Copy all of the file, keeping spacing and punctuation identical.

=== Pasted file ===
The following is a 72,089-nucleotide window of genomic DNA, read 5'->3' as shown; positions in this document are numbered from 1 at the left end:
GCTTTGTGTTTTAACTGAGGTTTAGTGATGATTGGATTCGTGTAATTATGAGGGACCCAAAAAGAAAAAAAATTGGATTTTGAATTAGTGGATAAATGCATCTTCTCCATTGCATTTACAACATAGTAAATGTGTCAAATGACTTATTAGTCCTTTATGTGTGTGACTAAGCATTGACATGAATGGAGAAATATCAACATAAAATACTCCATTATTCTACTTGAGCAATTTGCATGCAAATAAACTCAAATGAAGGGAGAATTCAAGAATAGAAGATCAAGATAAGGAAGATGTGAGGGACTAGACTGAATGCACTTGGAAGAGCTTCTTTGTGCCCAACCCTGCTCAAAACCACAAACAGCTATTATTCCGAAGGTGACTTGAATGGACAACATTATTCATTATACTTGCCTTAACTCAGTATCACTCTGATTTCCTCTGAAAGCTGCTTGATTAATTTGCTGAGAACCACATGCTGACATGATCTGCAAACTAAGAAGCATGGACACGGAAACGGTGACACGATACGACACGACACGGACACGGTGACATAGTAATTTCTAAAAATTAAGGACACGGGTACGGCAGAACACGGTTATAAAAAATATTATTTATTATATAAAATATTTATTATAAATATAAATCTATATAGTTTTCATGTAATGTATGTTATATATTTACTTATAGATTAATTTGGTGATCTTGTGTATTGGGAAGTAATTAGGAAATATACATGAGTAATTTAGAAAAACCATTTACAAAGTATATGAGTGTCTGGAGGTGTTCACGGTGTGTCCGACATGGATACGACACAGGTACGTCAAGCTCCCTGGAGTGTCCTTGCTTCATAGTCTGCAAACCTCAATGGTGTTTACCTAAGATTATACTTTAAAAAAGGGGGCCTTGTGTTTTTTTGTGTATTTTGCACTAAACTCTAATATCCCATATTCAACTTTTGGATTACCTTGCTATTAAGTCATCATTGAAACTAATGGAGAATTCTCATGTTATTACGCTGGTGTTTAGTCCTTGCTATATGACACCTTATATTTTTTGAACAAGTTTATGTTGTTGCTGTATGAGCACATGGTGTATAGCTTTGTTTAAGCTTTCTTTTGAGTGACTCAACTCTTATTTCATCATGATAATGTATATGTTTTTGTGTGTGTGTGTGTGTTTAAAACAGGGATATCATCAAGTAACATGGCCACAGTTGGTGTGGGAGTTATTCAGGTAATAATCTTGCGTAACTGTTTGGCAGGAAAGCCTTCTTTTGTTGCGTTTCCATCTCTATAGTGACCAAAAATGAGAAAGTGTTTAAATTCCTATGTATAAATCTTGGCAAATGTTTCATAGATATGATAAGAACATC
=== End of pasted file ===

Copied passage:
The following is a 72,089-nucleotide window of genomic DNA, read 5'->3' as shown; positions in this document are numbered from 1 at the left end:
GCTTTGTGTTTTAACTGAGGTTTAGTGATGATTGGATTCGTGTAATTATGAGGGACCCAAAAAGAAAAAAAATTGGATTTTGAATTAGTGGATAAATGCATCTTCTCCATTGCATTTACAACATAGTAAATGTGTCAAATGACTTATTAGTCCTTTATGTGTGTGACTAAGCATTGACATGAATGGAGAAATATCAACATAAAATACTCCATTATTCTACTTGAGCAATTTGCATGCAAATAAACTCAAATGAAGGGAGAATTCAAGAATAGAAGATCAAGATAAGGAAGATGTGAGGGACTAGACTGAATGCACTTGGAAGAGCTTCTTTGTGCCCAACCCTGCTCAAAACCACAAACAGCTATTATTCCGAAGGTGACTTGAATGGACAACATTATTCATTATACTTGCCTTAACTCAGTATCACTCTGATTTCCTCTGAAAGCTGCTTGATTAATTTGCTGAGAACCACATGCTGACATGATCTGCAAACTAAGAAGCATGGACACGGAAACGGTGACACGATACGACACGACACGGACACGGTGACATAGTAATTTCTAAAAATTAAGGACACGGGTACGGCAGAACACGGTTATAAAAAATATTATTTATTATATAAAATATTTATTATAAATATAAATCTATATAGTTTTCATGTAATGTATGTTATATATTTACTTATAGATTAATTTGGTGATCTTGTGTATTGGGAAGTAATTAGGAAATATACATGAGTAATTTAGAAAAACCATTTACAAAGTATATGAGTGTCTGGAGGTGTTCACGGTGTGTCCGACATGGATACGACACAGGTACGTCAAGCTCCCTGGAGTGTCCTTGCTTCATAGTCTGCAAACCTCAATGGTGTTTACCTAAGATTATACTTTAAAAAAGGGGGCCTTGTGTTTTTTTGTGTATTTTGCACTAAACTCTAATATCCCATATTCAACTTTTGGATTACCTTGCTATTAAGTCATCATTGAAACTAATGGAGAATTCTCATGTTATTACGCTGGTGTTTAGTCCTTGCTATATGACACCTTATATTTTTTGAACAAGTTTATGTTGTTGCTGTATGAGCACATGGTGTATAGCTTTGTTTAAGCTTTCTTTTGAGTGACTCAACTCTTATTTCATCATGATAATGTATATGTTTTTGTGTGTGTGTGTGTGTTTAAAACAGGGATATCATCAAGTAACATGGCCACAGTTGGTGTGGGAGTTATTCAGGTAATAATCTTGCGTAACTGTTTGGCAGGAAAGCCTTCTTTTGTTGCGTTTCCATCTCTATAGTGACCAAAAATGAGAAAGTGTTTAAATTCCTATGTATAAATCTTGGCAAATGTTTCATAGATATGATAAGAACATC